FASD is largely underdiagnosed with an estimated 1-5% of children in the US affected by it. The spectrum of symptoms associated with FASD is broad, with some being very apparent (facial abnormalities, intellectual disabilities, etc.) and others being more challenging to identify (poor judgment and impulsivity). As a result, according to this Smithsonian article, subtle symptoms of FASD can often show up as symptoms similar to those of ADHD, which can result in misdiagnosis.
While documented research on the effects of FASD only date back about 50 years, there is now a general understanding that pregnant folks should steer clear of consuming alcohol during their pregnancies. Despite this general understanding, we are still seeing alcohol consumption occur in the first trimester (likely before the pregnancy is discovered), by those who are struggled with alcohol addiction and by those who hold the misconception that smaller/limited amounts of certain types of alcohol (like red wine) are safe during pregnancy, again demonstrating the need for more accurate, evidence-based information to be readily available.
Because of the ever-present stigma associated with addiction and substance use and the additional judgment placed on pregnant folks who use substances, many are often reluctant to disclose this information to their doctor out of fear of judgment and in some cases, may face criminal consequences should their doctor report them; there is a long history of pregnant women (especially women of color) facing criminal charges related to their pregnancies, often related to the use of legal and illegal substances.
Another factor that complicates FASD is that many of the treatment and support options available fail to meet the unique needs of pregnant women and pregnant folks and are often focused on outcomes related to the infant and FASD without taking into account the well-being and experiences of the birther.
In addition, we need – with greater frequency – to name and address FASD as what it is: a by-product of the patriarchy. Addiction and substance use are often the result of unhealed trauma, abuse and neglect; for women, this is often at the hands of men.
FASD is complex and also 100% preventable but only when the right information, support, advocacy and environment are in place for the pregnant person.
For more information on FASD, check out Pr%f Alliance or on Instagram. And for a more in-depth feminist take on the issue, check out this article.
Alcohol and Sexual Assault
The relationship between alcohol and sexual assault is well-documented, well known and complex. Alcohol does not cause sexual assaults but it is one of the biggest, most important and preventable risk factors that contribute to sexual violence. Alcohol can often increase aggressive behaviors while simultaneously lowering inhibitions; alcohol negatively impacts the prefrontal cortex, which is where our decision making capacity resides.
Here are some staggering statistics on sexual assault with a notable caveat: the vast majority of sexual assaults are never reported thus the numbers that we’re working with are wildly inaccurate:
- Conservative estimates tell us that alcohol is involved in at least 50% of sexual assaults, being consumed by the perpetrator, the person being victimized or (usually) both
- Sexual assaults are more likely to occur in places where alcohol is consumed (bars, parties, etc.)
- Knowing that alcohol increases vulnerability for women, perpetrators seek out such settings in an effort to access to vulnerable women more easily
- The majority of sexual violence is perpetrated against those who identify as women and girls and the majority of those perpetrating sexual violence identify as boys and men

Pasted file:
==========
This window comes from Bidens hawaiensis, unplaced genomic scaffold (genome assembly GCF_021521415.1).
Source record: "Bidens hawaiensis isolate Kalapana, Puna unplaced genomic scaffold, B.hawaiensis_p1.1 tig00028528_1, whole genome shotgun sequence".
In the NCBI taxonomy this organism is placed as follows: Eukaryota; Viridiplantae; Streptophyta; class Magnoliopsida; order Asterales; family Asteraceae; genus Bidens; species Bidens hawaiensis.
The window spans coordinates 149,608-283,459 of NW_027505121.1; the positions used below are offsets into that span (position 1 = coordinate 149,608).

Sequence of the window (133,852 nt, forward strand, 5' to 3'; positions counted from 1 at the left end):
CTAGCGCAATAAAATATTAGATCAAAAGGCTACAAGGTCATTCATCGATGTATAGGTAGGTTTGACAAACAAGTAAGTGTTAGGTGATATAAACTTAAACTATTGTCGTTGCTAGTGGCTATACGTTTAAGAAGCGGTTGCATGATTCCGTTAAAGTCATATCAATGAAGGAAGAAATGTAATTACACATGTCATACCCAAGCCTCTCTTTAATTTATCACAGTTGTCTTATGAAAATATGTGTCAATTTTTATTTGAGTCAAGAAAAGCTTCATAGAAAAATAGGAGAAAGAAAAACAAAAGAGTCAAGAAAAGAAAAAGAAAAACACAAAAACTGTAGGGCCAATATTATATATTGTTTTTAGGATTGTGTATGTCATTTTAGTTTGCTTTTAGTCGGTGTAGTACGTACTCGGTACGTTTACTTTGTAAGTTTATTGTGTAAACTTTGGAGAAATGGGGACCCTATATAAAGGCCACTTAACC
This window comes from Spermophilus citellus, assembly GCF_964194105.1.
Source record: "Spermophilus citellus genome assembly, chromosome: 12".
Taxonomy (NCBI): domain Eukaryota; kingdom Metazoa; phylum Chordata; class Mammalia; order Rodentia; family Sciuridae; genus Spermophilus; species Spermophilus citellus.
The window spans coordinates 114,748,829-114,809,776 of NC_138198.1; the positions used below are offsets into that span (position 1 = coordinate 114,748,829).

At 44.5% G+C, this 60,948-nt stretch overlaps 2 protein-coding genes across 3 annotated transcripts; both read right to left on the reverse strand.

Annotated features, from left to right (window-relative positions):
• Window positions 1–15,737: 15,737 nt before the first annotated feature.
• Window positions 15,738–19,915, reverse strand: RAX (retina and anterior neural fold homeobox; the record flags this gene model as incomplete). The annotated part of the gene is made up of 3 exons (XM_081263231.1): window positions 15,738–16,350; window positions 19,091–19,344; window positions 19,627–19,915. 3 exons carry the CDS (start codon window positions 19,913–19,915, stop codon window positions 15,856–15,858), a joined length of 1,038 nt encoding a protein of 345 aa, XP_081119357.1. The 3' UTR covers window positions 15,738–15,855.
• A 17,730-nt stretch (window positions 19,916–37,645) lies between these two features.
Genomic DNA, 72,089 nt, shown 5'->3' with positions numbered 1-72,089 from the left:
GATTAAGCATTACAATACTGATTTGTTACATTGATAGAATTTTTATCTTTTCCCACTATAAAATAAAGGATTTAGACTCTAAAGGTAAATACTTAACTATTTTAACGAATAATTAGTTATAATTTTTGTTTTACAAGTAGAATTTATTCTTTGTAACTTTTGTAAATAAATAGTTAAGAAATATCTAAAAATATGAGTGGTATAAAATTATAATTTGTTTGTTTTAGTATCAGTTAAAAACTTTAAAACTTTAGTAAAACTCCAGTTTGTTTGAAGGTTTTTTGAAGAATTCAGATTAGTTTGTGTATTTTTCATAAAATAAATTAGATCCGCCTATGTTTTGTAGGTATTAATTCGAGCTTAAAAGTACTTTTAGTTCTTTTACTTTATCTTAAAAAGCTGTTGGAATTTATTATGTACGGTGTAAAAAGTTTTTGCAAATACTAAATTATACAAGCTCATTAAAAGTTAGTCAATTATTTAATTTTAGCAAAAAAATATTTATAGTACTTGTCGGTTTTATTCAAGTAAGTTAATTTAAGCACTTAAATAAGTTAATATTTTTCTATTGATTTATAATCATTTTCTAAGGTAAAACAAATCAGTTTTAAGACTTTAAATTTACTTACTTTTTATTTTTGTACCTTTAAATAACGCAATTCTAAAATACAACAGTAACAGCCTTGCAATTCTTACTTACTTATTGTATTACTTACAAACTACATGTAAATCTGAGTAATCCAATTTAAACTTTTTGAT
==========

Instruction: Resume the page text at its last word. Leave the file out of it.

- Sexual violence in the LGBTQ+ community exists at higher rates when compared to straight counterparts as do rates of addiction and substance use therefore, we can assume that the rates of sexual violence involving alcohol are also significant in this community
- Alcohol is a notable contributing factor to campus sexual assaults and violence
Sociocultural factors are also at play here, further complicating the situation. When it comes to alcohol and gender, a stark double-standard exists for men and women. When men use alcohol as a tool to loosen themselves and their victims up and intentionally spend time in settings where the alcohol is flowing freely, these actions – which demonstrate pre-meditation and predatory behavior – are not typically judged as such. The consumption of alcohol – given how normalized it has become – dilutes the responsibility of the perpetrator and his actions, simply because he was drinking.
In the event that a sexual assault case is filed and if it involves alcohol, it often serves to muddy the waters of the case; men are not often held account or responsible for their actions while drinking as consent becomes challenging to prove. Conversely, for the women who are sexually violated, if she was drinking, the insinuation is that she is responsible for what happened and she was “asking for it” by consuming alcohol. Coupled with the negative impact alcohol has on us cognitively, the involvement of alcohol serves to jeopardize and bring into question the accuracy of the victims memories and recall. In addition, the bulk of prevention programs and studies on sexual assault often focus on all the actions that women can take to reduce sexual assault and violence and very rarely are prevention efforts focused on men, who are typically the perpetrators.
As we can see from these examples (and this is just scratching the surface), when alcohol is added to the equation – especially for those who identify as women – the harms and risks increase substantially. Normative alcohol culture has convinced us that alcohol is not only normal but essential in our lives and through manipulative marketing efforts, is sold to us as a solution to everything despite the very serious consequences that go along with consuming it. Again, we honor everyone’s autonomy and choices and know that it can be and feel challenging to disentangle ourselves from systems working against us, like Big Alcohol, the patriarchy, white supremacy, capitalism and and and are.
Our hope with sharing this article is that you were introduced to some new information and ideas on how you can best navigate the role that alcohol plays in your life.
If you need support with this, please reach out. We are here and happy to support you.